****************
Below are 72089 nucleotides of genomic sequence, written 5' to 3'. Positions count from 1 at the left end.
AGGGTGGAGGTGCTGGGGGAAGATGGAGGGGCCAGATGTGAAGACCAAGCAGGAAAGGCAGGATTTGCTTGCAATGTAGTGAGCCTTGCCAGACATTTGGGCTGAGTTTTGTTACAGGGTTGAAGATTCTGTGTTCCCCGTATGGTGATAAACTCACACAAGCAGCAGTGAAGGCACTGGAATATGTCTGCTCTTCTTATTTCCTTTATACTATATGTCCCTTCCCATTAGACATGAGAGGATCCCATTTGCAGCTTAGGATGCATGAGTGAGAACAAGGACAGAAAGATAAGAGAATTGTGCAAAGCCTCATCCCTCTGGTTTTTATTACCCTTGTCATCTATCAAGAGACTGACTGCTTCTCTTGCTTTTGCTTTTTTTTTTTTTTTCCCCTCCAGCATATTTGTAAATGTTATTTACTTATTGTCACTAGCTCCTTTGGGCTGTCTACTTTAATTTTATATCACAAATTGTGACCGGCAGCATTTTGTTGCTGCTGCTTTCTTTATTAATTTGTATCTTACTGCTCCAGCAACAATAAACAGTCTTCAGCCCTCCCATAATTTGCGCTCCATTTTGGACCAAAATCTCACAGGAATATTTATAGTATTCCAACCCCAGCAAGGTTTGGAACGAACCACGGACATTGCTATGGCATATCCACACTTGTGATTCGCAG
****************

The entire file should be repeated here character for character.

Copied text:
Below are 72089 nucleotides of genomic sequence, written 5' to 3'. Positions count from 1 at the left end.
AGGGTGGAGGTGCTGGGGGAAGATGGAGGGGCCAGATGTGAAGACCAAGCAGGAAAGGCAGGATTTGCTTGCAATGTAGTGAGCCTTGCCAGACATTTGGGCTGAGTTTTGTTACAGGGTTGAAGATTCTGTGTTCCCCGTATGGTGATAAACTCACACAAGCAGCAGTGAAGGCACTGGAATATGTCTGCTCTTCTTATTTCCTTTATACTATATGTCCCTTCCCATTAGACATGAGAGGATCCCATTTGCAGCTTAGGATGCATGAGTGAGAACAAGGACAGAAAGATAAGAGAATTGTGCAAAGCCTCATCCCTCTGGTTTTTATTACCCTTGTCATCTATCAAGAGACTGACTGCTTCTCTTGCTTTTGCTTTTTTTTTTTTTTTCCCCTCCAGCATATTTGTAAATGTTATTTACTTATTGTCACTAGCTCCTTTGGGCTGTCTACTTTAATTTTATATCACAAATTGTGACCGGCAGCATTTTGTTGCTGCTGCTTTCTTTATTAATTTGTATCTTACTGCTCCAGCAACAATAAACAGTCTTCAGCCCTCCCATAATTTGCGCTCCATTTTGGACCAAAATCTCACAGGAATATTTATAGTATTCCAACCCCAGCAAGGTTTGGAACGAACCACGGACATTGCTATGGCATATCCACACTTGTGATTCGCAG